ICAP at Columbia University, with support from the U.S. Centers for Disease Control and Prevention (CDC), recently conducted a three-day workshop aimed at identifying, preparing for, and preventing major health risks in the Eastern Europe, Caucuses, and Central Asia (EECCA) region – a strategic effort to come together to get ahead of global health threats before they emerge.
The April 2022 workshop in Georgia was held in close collaboration with the CDC EECCA Regional Office, with participants from a range of health organizations and national ministries in Armenia, Azerbaijan, Georgia, Kazakhstan, Kyrgyzstan, Moldova, Tajikistan, and Uzbekistan. During the workshop, a series of surveys were conducted among participants to prioritize health threats in the region and discuss shared or complementary capabilities in addressing them.
Participants identified priority gaps and challenges in preventing, detecting, and responding to key regional health threats, including: 1) early detection and rapid response to emergence and spread of especially dangerous pathogens, 2) surveillance and rapid response to mitigate the spread of acute respiratory viral infections, 3) integrated surveillance of enteric pathogens, 4) development of antimicrobial resistance (AMR) data collection surveillance, 5) improved antibiotic use in humans and animals, 6) implementation of effective infection prevention and control (IPC), and 7) improved health care-associated infection (HAI) data surveillance and data sharing.
“It was important that we gather public health experts from different countries in Eastern Europe and Central Asia to have a facilitated discussion on key health risks and gaps in order to address those risks, as well as identify capacity building areas that could be addressed more effectively through regional cooperation,” said Dr. Anna Deryabina, ICAP’s regional director in Central Asia. “The consensus on priority regional health threats reached during this meeting provides us with a good foundation to develop more tailored regional initiatives.”
Participants of the workshop highlighted that one of the most productive ways to address health risks as a region would be to create and support regional communities of practices to facilitate routine sharing of experiences, documents, tools, and lessons learned across the region. These communities of practices could be complemented by regional training platforms aimed at developing and implementing template training programs for a variety of stakeholders. Additionally, workshop participants emphasized the need for high-level regional meetings and conferences to ensure political commitment and national stewardship, especially in areas related to IPC improvement, HAI surveillance, AMR response, and surveillance.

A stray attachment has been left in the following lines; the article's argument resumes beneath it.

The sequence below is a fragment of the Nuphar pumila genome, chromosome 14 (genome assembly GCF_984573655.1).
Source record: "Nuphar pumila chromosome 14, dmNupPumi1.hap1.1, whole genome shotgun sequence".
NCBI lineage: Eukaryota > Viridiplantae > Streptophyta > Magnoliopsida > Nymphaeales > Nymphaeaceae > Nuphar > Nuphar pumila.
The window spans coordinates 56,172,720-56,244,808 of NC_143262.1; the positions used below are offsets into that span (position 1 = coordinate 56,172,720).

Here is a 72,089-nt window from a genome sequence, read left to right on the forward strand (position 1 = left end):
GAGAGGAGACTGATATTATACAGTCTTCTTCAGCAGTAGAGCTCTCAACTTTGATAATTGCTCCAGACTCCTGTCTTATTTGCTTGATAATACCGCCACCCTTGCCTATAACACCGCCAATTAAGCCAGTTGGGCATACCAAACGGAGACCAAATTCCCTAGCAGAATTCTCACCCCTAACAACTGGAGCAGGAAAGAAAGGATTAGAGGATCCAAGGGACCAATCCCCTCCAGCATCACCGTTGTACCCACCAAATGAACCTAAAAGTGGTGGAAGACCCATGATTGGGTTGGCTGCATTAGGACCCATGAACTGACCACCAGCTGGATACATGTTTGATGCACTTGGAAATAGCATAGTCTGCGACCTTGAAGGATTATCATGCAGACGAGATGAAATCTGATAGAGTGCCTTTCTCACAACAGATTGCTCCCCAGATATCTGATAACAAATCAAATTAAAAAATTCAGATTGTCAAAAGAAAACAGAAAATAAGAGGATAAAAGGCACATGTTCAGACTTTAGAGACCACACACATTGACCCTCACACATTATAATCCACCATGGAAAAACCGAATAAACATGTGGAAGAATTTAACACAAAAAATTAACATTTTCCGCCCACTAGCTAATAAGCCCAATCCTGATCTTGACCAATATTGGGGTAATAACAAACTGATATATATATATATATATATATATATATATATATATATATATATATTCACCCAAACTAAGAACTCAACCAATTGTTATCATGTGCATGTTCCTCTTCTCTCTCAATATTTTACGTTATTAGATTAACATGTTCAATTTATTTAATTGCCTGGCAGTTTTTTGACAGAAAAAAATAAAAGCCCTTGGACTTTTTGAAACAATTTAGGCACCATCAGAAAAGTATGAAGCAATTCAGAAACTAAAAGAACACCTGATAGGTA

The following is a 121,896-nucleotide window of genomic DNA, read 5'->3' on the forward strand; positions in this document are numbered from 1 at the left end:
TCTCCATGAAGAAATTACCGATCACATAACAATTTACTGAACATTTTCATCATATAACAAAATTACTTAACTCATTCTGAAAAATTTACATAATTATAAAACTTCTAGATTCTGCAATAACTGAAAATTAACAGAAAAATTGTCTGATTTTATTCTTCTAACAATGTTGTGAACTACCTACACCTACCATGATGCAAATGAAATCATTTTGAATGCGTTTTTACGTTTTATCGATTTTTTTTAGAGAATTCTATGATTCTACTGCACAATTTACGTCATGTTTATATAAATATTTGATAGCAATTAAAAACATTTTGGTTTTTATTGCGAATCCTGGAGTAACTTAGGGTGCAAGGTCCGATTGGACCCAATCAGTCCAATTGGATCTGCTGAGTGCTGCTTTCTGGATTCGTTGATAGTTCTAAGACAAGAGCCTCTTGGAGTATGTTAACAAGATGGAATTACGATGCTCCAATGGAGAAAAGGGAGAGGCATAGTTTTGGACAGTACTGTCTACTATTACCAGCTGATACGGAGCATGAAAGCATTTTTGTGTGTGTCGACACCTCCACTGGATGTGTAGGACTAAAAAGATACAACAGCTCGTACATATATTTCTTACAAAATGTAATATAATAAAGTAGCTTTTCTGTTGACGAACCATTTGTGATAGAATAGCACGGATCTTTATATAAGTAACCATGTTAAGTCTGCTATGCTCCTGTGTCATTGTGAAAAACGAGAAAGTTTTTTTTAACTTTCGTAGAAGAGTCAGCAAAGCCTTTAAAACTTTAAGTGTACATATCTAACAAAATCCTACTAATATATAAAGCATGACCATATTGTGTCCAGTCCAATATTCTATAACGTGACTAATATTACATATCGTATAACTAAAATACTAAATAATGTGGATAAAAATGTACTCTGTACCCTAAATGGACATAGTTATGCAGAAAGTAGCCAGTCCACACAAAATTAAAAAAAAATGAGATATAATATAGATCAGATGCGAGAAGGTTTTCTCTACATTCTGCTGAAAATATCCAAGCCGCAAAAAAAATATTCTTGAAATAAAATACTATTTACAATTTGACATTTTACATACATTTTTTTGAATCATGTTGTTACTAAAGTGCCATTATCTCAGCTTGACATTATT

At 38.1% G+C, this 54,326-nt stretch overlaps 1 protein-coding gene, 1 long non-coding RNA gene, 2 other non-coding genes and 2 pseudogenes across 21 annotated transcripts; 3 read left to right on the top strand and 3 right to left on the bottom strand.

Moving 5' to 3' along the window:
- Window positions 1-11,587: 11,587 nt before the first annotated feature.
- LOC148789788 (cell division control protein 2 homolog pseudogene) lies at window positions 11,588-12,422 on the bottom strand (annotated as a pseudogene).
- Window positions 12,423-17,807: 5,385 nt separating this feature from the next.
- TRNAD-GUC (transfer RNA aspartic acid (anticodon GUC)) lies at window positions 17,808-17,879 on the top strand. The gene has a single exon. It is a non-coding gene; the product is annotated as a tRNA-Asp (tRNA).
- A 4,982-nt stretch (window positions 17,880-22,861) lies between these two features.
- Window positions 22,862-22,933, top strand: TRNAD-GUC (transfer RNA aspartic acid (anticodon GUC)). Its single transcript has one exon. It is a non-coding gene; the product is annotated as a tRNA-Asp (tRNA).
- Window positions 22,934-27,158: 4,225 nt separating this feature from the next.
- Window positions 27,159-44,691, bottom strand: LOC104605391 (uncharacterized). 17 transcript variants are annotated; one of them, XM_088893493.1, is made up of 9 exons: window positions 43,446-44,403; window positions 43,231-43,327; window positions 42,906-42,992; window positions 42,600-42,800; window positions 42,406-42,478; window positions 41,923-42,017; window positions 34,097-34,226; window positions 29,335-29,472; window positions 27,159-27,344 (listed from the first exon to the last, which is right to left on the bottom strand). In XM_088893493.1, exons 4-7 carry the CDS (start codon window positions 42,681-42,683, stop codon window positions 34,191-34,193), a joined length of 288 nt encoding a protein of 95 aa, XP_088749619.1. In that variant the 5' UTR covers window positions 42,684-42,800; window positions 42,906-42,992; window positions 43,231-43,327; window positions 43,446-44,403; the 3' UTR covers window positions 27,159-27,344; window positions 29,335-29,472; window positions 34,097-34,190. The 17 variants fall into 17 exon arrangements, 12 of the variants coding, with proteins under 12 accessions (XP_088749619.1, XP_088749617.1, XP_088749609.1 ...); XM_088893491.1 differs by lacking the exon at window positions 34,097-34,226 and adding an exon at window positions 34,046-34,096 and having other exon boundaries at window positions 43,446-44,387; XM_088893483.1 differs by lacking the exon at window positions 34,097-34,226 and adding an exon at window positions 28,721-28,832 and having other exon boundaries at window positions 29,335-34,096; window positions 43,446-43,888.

“We were given a chance to share our experiences and lessons learned, which is something we were not able to do in the past two years because of COVID-19,” said Dr. Nurbolot Usenbaev, deputy director of the Republican Center of Quarantine and Especially Dangerous Infections of the Ministry of Health of the Kyrgyz Republic. “We have a lot to take away back to our colleagues.”
Dr. Zaure Akhmetova, deputy head of the Sanitary and Epidemiological Control Committee of the Ministry of Health of the Republic of Kazakhstan, added, “Countries in the region move at their own pace and directions, but we still face common challenges. We have good public health systems in the region, but as in many other parts around the world, we were not ready for COVID-19. We need regional cooperation to strengthen our ability to predict and respond to these kinds of events.”
In 2021, ICAP was awarded two new five-year projects supported by CDC to work with host government ministries of health to advance key Global Health Security (GHS) priorities. In addition to its project aimed at addressing challenges in GHS capacity in the EECCA region, ICAP was also awarded a project focused on the “One Health” approach, which advances coordinated surveillance across the public health, animal health, and environmental health sectors.
A major global health organization that has been improving public health in countries around the world for nearly two decades, ICAP works to transform the health of populations through innovation, science, and global collaboration. Based at Columbia Mailman School of Public Health, ICAP has projects in more than 30 countries, working side-by-side with ministries of health and local governmental, non-governmental, academic, and community partners to confront some of the world’s greatest health challenges. Through evidence-informed programs, meaningful research, tailored technical assistance, effective training and education programs, and rigorous surveillance to measure and evaluate the impact of public health interventions, ICAP aims to realize a global vision of healthy people, empowered communities, and thriving societies. Online at icap.columbia.edu